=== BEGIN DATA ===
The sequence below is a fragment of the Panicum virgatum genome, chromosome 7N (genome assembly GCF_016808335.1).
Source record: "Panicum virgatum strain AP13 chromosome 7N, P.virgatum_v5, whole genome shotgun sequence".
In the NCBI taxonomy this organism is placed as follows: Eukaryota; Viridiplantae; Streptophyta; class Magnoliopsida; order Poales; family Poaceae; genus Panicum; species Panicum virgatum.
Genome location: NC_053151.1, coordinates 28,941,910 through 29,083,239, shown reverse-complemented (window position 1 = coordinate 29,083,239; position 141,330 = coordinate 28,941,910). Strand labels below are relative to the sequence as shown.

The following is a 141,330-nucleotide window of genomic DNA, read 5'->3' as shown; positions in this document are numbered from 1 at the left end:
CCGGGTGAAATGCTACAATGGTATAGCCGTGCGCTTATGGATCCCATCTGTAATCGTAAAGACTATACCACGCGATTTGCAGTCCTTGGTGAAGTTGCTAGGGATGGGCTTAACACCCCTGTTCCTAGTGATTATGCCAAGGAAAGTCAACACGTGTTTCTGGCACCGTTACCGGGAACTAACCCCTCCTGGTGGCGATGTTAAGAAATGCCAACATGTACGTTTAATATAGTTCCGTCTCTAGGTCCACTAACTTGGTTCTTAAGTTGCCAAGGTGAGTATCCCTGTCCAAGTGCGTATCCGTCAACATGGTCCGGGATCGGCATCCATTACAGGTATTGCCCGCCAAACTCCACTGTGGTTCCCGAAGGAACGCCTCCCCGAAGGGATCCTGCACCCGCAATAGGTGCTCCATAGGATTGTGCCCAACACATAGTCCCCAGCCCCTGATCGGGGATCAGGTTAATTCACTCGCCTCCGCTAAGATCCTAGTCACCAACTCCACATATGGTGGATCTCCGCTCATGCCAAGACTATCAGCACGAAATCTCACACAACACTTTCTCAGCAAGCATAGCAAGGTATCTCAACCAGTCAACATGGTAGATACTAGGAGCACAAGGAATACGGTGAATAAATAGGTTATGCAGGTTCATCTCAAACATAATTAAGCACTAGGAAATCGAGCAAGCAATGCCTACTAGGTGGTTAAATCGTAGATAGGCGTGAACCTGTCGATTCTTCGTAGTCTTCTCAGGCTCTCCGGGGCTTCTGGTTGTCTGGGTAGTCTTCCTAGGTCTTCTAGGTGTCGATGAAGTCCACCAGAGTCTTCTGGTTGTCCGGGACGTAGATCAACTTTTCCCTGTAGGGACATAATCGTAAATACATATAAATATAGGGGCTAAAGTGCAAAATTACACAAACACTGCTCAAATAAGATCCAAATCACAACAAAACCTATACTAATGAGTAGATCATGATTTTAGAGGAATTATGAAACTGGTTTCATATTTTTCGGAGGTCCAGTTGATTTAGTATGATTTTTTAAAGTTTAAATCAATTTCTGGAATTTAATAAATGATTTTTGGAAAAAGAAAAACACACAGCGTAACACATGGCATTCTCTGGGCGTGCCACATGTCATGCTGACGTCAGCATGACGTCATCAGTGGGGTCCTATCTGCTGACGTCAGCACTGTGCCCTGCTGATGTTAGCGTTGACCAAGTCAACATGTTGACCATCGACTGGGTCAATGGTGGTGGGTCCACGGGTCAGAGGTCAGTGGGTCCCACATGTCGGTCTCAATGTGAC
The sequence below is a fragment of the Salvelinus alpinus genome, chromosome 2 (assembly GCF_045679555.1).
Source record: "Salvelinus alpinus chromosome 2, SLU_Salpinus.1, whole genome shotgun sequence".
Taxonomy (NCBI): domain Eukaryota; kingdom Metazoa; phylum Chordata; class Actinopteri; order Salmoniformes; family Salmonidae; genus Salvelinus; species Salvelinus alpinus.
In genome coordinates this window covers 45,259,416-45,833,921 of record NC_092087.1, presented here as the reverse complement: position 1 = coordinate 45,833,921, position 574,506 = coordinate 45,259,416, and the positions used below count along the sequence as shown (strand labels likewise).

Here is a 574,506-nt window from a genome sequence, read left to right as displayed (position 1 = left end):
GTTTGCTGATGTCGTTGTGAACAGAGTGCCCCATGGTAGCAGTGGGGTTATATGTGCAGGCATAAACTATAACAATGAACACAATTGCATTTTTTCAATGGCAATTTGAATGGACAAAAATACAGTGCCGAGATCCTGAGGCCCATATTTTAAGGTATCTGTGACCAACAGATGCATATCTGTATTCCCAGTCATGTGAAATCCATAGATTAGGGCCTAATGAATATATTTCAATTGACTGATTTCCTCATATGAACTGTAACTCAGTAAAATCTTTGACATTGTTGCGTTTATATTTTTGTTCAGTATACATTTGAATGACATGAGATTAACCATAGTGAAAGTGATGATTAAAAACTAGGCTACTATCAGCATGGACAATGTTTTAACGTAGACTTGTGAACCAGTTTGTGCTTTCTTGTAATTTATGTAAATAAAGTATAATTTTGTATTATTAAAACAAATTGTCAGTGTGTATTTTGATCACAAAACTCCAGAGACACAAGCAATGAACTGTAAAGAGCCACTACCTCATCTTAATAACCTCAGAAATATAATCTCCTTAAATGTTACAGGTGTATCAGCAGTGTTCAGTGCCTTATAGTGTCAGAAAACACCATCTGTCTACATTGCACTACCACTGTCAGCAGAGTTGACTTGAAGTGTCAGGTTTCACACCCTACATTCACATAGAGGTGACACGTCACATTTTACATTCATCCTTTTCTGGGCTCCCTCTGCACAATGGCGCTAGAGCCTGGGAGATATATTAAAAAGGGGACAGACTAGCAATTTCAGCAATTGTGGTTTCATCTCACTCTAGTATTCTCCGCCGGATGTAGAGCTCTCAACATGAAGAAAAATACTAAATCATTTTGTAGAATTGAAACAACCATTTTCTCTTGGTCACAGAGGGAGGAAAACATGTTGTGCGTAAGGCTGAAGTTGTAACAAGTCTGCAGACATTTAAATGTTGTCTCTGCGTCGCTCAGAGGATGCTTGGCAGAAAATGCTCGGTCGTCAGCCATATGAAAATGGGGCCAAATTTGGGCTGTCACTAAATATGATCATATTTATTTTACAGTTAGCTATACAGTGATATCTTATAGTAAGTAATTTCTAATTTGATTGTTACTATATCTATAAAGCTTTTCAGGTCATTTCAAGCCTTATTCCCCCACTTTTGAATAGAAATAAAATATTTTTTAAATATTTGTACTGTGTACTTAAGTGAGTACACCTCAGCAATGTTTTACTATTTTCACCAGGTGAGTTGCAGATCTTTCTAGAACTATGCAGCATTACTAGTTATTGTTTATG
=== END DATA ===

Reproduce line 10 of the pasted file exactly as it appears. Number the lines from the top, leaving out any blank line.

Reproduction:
In genome coordinates this window covers 45,259,416-45,833,921 of record NC_092087.1, presented here as the reverse complement: position 1 = coordinate 45,833,921, position 574,506 = coordinate 45,259,416, and the positions used below count along the sequence as shown (strand labels likewise).